Lifehouse to spend $4 million on core network
- 08 November, 2012 15:00
The Chris O'Brien Lifehouse at RPA in Newtown, Sydney
The Chris O’Brien Lifehouse at RPA will spend $4 million on a Cisco network to initially support around 300 hospital staff and their patients at the new cancer treatment and research facility, set to open in September 2013.
The $230 million centre – named after the late head and neck surgeon Chris O’Brien – has engaged system integrator Dimension Data to deploy and support new wireless infrastructure, expected to go live in February.
Lifehouse has begun designing the network to support mobile clinicians, patients and their carers who want to bring their own devices – such as Apple iPads and iPhones, Android or other mobile gadgets – to the treatment centre.
Hospital staff will use softphones with headsets, which aids the hospital’s plan to create a healing environment to reduce anxiety cancer patients may feel if they hear constant phones ringing on first arrival for treatment. A call system will enable patients to speak directly to doctors from their beds to further reduce noise in the hospital.
Lifehouse also this month expects to select a supplier to provide a couple of hundred units of a patient information system at chairs supplied to cancer patients who are receiving treatment. This will provide television, movies on demand and internet and email access services.
“We have spent a lot of time [ensuring] the technology that we are implementing also aligns with the environment that we are trying to create,” Lifehouse’s chief information officer Anne Marie Hadley told CIO.
“We’ve tried to take the technology to the next level to address the issues and concerns patients have about the amount noise that they experience at a hospital.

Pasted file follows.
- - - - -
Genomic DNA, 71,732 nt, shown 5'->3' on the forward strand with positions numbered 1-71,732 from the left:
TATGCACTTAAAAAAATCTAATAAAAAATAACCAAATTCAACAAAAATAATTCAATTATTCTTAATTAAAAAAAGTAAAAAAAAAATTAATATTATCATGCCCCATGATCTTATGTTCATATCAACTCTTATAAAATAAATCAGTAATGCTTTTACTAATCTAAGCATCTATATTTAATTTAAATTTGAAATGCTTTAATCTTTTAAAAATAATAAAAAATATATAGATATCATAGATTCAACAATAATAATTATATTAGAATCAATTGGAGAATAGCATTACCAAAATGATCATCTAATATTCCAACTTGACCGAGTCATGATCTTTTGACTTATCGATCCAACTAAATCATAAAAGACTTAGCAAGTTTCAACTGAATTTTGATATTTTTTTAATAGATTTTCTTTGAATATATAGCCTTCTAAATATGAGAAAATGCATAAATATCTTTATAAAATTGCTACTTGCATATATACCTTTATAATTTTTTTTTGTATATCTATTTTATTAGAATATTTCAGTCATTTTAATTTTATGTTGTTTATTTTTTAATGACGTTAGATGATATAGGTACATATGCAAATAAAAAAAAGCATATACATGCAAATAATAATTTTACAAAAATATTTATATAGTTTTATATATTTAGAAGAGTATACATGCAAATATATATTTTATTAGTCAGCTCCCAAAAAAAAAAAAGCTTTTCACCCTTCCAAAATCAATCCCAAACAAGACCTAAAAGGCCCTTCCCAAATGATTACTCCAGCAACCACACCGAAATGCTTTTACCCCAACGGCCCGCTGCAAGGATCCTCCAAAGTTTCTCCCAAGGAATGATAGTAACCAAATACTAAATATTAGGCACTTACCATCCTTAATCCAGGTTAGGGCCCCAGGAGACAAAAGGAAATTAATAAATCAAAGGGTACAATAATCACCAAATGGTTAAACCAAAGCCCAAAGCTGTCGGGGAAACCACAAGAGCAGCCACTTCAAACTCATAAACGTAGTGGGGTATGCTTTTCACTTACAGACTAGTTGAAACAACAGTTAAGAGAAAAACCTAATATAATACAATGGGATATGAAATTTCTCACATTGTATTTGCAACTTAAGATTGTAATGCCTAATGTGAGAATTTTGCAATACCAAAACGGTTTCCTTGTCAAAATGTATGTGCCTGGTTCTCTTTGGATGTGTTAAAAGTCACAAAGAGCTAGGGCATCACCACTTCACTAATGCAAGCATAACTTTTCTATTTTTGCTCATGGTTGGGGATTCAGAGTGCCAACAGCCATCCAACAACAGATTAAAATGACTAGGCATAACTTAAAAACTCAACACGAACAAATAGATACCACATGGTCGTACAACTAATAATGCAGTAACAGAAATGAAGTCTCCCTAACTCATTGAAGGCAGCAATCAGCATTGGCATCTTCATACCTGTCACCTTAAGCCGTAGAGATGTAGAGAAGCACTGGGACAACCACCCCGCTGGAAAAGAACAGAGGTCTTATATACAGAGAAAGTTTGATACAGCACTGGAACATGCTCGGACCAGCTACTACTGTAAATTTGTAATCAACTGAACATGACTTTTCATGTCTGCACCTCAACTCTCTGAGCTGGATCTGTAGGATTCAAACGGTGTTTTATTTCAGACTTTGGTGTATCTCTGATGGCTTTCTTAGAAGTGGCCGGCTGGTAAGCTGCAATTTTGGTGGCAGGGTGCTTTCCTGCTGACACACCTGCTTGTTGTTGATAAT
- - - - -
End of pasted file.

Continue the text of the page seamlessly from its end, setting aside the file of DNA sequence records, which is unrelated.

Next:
“Patients want to feel empowered and one [way to do this] is by allowing them to bring their own device [to hospital] and stay connected to people while they are receiving their treatment.”
Hadley said Lifehouse is also working with Cisco to integrate the Wayfinder GPS application onto patient’s mobile devices so they are acknowledged when they arrive at Lifehouse. The application will also direct them around the hospital.
Securing applications and patient data
Many hospitals have baulked at wireless technology due to concerns over potential leaking of patient data. Cisco claimed that the “medical-grade” network at Lifehouse will protect the hospital’s information and applications with identity authentication tools, firewalls, intrusion detection systems and self-healing capabilities.
One of these core applications is the Lifehouse Oncology Information System (LOIS) – which the hospital created using the CharmHealth electronic medical record system – to meet its specific requirements.
Lifehouse will pull patient data – with each patient’s consent – from systems run by the Royal Prince Alfred Hospital. LOIS will be able to communicate directly with the government’s personally controlled electronic health record (PCEHR) system.
Other systems include a TechnologyOne financial management package, a suite of human resources applications, instrument tracking, and a picture archive and communication system for medical imaging.
Lifehouse expects to employ around 600 clinicians and administration staff by 2015.
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